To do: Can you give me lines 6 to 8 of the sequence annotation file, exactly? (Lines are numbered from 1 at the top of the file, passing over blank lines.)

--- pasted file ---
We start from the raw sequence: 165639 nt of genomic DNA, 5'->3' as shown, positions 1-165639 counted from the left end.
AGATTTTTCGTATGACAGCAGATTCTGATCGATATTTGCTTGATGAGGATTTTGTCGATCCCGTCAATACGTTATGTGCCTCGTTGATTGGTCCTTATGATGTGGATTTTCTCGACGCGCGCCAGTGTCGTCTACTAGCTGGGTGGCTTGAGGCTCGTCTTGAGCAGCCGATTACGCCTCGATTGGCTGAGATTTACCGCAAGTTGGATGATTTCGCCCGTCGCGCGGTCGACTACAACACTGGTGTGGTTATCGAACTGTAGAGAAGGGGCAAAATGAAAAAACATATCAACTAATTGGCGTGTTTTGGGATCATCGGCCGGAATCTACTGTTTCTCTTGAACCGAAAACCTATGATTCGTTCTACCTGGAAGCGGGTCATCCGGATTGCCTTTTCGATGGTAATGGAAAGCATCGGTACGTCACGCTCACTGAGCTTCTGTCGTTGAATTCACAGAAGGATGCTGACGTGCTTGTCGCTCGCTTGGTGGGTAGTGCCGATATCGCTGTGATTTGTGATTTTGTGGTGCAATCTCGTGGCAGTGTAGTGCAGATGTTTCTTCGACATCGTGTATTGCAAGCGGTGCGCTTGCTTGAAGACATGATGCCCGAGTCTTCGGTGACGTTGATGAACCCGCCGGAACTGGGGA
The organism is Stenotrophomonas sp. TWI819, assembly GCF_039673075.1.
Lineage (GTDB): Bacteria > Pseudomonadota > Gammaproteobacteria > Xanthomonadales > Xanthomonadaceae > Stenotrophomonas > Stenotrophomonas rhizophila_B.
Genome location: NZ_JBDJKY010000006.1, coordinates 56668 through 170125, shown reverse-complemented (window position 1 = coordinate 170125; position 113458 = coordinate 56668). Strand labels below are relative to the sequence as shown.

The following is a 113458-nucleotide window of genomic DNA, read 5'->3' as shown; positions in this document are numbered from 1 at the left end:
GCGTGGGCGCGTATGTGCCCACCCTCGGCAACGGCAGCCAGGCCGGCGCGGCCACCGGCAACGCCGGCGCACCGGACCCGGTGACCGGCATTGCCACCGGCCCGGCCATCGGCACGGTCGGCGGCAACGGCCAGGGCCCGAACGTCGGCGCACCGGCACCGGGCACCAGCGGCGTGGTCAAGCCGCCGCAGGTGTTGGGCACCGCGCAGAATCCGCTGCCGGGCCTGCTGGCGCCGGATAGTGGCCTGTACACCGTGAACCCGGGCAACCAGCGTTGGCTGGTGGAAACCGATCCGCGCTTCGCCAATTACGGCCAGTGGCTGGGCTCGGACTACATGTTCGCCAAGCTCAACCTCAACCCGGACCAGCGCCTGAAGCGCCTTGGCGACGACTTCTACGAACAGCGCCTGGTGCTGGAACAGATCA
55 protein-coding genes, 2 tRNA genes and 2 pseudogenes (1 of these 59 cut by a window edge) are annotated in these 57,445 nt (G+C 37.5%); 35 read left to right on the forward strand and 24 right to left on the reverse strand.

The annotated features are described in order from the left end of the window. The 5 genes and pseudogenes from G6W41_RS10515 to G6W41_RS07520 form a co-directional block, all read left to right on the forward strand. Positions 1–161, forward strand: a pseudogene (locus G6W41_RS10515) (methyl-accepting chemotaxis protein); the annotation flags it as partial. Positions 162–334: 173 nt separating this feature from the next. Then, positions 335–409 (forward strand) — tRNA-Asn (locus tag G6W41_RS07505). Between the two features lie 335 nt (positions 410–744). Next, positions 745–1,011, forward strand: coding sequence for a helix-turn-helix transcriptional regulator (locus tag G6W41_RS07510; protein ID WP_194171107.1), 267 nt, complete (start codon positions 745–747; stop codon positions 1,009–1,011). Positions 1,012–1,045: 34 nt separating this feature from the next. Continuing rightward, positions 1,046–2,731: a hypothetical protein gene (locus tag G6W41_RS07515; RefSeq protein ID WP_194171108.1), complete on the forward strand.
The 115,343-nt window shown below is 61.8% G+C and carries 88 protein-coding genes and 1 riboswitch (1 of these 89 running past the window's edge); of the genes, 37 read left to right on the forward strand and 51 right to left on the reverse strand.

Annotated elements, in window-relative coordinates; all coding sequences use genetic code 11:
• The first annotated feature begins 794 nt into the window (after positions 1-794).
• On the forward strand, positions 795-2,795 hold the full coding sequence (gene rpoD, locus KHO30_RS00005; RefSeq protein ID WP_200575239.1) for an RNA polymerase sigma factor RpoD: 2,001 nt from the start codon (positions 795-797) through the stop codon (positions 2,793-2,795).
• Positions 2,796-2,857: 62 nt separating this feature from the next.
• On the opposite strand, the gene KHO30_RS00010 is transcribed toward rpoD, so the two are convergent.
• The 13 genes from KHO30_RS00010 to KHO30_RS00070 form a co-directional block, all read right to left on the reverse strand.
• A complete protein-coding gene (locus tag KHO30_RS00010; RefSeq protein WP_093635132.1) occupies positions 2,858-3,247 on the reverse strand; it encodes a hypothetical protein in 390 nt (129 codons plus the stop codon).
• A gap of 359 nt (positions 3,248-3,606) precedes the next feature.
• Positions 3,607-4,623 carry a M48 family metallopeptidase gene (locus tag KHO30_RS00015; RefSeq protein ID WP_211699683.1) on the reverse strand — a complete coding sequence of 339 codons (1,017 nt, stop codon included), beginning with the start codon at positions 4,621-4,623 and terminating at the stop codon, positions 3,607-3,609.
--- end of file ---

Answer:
The following is a 113458-nucleotide window of genomic DNA, read 5'->3' as shown; positions in this document are numbered from 1 at the left end:
GCGTGGGCGCGTATGTGCCCACCCTCGGCAACGGCAGCCAGGCCGGCGCGGCCACCGGCAACGCCGGCGCACCGGACCCGGTGACCGGCATTGCCACCGGCCCGGCCATCGGCACGGTCGGCGGCAACGGCCAGGGCCCGAACGTCGGCGCACCGGCACCGGGCACCAGCGGCGTGGTCAAGCCGCCGCAGGTGTTGGGCACCGCGCAGAATCCGCTGCCGGGCCTGCTGGCGCCGGATAGTGGCCTGTACACCGTGAACCCGGGCAACCAGCGTTGGCTGGTGGAAACCGATCCGCGCTTCGCCAATTACGGCCAGTGGCTGGGCTCGGACTACATGTTCGCCAAGCTCAACCTCAACCCGGACCAGCGCCTGAAGCGCCTTGGCGACGACTTCTACGAACAGCGCCTGGTGCTGGAACAGATCA
55 protein-coding genes, 2 tRNA genes and 2 pseudogenes (1 of these 59 cut by a window edge) are annotated in these 57,445 nt (G+C 37.5%); 35 read left to right on the forward strand and 24 right to left on the reverse strand.